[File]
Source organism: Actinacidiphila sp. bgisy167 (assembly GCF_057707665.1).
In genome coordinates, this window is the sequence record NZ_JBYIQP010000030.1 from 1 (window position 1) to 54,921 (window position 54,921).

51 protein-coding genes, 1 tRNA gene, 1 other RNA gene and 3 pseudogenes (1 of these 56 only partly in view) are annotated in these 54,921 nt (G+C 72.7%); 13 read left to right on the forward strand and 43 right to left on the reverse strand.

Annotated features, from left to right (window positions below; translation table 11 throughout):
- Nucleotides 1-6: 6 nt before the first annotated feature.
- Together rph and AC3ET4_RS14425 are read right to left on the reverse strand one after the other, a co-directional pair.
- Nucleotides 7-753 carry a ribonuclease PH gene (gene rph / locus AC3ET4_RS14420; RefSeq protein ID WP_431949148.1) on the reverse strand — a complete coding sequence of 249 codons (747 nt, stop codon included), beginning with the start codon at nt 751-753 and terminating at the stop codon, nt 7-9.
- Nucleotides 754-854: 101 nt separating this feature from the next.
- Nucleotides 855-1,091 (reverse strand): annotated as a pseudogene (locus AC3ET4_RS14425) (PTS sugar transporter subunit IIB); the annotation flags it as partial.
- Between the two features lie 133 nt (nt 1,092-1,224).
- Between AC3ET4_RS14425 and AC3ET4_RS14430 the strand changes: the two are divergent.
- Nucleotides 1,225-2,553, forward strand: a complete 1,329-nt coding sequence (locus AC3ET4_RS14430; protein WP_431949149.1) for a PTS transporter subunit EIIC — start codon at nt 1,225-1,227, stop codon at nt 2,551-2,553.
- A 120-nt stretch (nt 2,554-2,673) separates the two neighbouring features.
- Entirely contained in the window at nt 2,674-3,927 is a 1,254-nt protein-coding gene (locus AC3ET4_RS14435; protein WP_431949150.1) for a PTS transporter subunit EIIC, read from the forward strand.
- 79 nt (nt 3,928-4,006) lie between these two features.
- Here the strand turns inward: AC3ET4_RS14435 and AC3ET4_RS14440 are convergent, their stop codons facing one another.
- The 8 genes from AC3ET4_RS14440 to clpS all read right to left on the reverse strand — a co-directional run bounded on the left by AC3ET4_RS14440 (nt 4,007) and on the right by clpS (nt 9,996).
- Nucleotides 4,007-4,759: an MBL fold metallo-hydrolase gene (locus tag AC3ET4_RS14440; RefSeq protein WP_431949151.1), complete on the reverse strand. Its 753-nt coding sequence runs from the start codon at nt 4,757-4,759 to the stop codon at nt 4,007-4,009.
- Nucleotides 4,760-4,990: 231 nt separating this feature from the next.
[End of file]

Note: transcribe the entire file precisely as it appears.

Source organism: Actinacidiphila sp. bgisy167 (assembly GCF_057707665.1).
In genome coordinates, this window is the sequence record NZ_JBYIQP010000030.1 from 1 (window position 1) to 54,921 (window position 54,921).

51 protein-coding genes, 1 tRNA gene, 1 other RNA gene and 3 pseudogenes (1 of these 56 only partly in view) are annotated in these 54,921 nt (G+C 72.7%); 13 read left to right on the forward strand and 43 right to left on the reverse strand.

Annotated features, from left to right (window positions below; translation table 11 throughout):
- Nucleotides 1-6: 6 nt before the first annotated feature.
- Together rph and AC3ET4_RS14425 are read right to left on the reverse strand one after the other, a co-directional pair.
- Nucleotides 7-753 carry a ribonuclease PH gene (gene rph / locus AC3ET4_RS14420; RefSeq protein ID WP_431949148.1) on the reverse strand — a complete coding sequence of 249 codons (747 nt, stop codon included), beginning with the start codon at nt 751-753 and terminating at the stop codon, nt 7-9.
- Nucleotides 754-854: 101 nt separating this feature from the next.
- Nucleotides 855-1,091 (reverse strand): annotated as a pseudogene (locus AC3ET4_RS14425) (PTS sugar transporter subunit IIB); the annotation flags it as partial.
- Between the two features lie 133 nt (nt 1,092-1,224).
- Between AC3ET4_RS14425 and AC3ET4_RS14430 the strand changes: the two are divergent.
- Nucleotides 1,225-2,553, forward strand: a complete 1,329-nt coding sequence (locus AC3ET4_RS14430; protein WP_431949149.1) for a PTS transporter subunit EIIC — start codon at nt 1,225-1,227, stop codon at nt 2,551-2,553.
- A 120-nt stretch (nt 2,554-2,673) separates the two neighbouring features.
- Entirely contained in the window at nt 2,674-3,927 is a 1,254-nt protein-coding gene (locus AC3ET4_RS14435; protein WP_431949150.1) for a PTS transporter subunit EIIC, read from the forward strand.
- 79 nt (nt 3,928-4,006) lie between these two features.
- Here the strand turns inward: AC3ET4_RS14435 and AC3ET4_RS14440 are convergent, their stop codons facing one another.
- The 8 genes from AC3ET4_RS14440 to clpS all read right to left on the reverse strand — a co-directional run bounded on the left by AC3ET4_RS14440 (nt 4,007) and on the right by clpS (nt 9,996).
- Nucleotides 4,007-4,759: an MBL fold metallo-hydrolase gene (locus tag AC3ET4_RS14440; RefSeq protein WP_431949151.1), complete on the reverse strand. Its 753-nt coding sequence runs from the start codon at nt 4,757-4,759 to the stop codon at nt 4,007-4,009.
- Nucleotides 4,760-4,990: 231 nt separating this feature from the next.